9 Tips for Home Schooling

I home-schooled my daughter by choice for several years, and have absolutely no regrets. It really was a beautiful time for us both, and allowed us to build the foundation for a lovely close relationship.

These are some of my top tips that I learnt during this time. I hope they help you.

  1. Regular Movement Breaks

    Maintaining a regular daily rhythm, alternating periods of concentration with times of physical activity can help to support your child’s learning. We all need times for being busy, and times when we need to rest. This also allows you to have a break from each other. There is no need to spend every minute of every day together.

  1. Follow your Child’s Passion

    Is there something your child is passionate about? Maybe they like to play sport, draw, collect rocks, explore the natural world, collect plants or learn a musical instrument. Incorporating their passions into your learning program helps keep them interested and makes learning fun.

  1. Reading and Comprehension

    Read a story together, then recall the main events, and ask your child to draw a picture of something they remember. Stories can come from anywhere, especially if you can find old-fashioned fairy tales, or biographies of people your child can look up to.

  1. Creative Expression

    Sometimes words just don’t seem to be enough. This is a chance for your child to develop other ways of expressing themselves, perhaps using images, pictures, sounds, drawing or clay modelling.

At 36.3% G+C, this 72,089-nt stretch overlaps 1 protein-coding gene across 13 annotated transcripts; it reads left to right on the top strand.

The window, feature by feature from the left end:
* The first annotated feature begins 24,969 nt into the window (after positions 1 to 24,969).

1. Make it Fun

    Educating at home doesn’t have to imitate a school room, or classroom style of learning. Learning can happen anywhere when your child is feeling relaxed enough to take information in through their senses. The world is full of surprises for young children, and learning is easy when they are having fun.

  1. Be Creative

    Number skills, for example,  can be learnt through creative play, such as rhythmically catching and throwing bean bags, stepping and counting in two’s, three’s, etc. Reading  labels in the supermarket  makes reading relevant and they feel so proud for being able to help you. They are also learning to read beyond what is immediately obvious in food labelling.

  1. Establish a Regular Routine

    Children thrive when their world is predictable. Starting the day with a regular walk outside offers a special time to chat, relax, and use up some energy. It is also a lovely way to greet the day. This can be followed by reading or number skills when they are fresh. Regular breaks for mealtimes and snacks can break the day into manageable chunks of time.

  1. Learning Through Play

    Games such as jig-saw puzzles help develop visual motor skills, memory and integrate midlines, all which are essential foundations for learning to read. Doing them together is a fun way to develop social skills, too, and learn about taking turns.

  1. Parent Time-out

    You are doing a great job in a situation that is not always easy. If you are feeling stressed, it’s OK to take some time out for some self care

Read more about my Home Schooling experience

About Rosalind

Since 2005 I have been helping children with learning and behavioural challenges such as autism, dyslexia, ADHD and other sensory processing difficulties. I use an holistic, or whole child approach combining counselling with a development movement program, known as The Extra Lesson. This program addresses underlying immaturities in early development that are contributing to their learning and behavioural challenges. Sessions are available online and in person at Moruya South Head.

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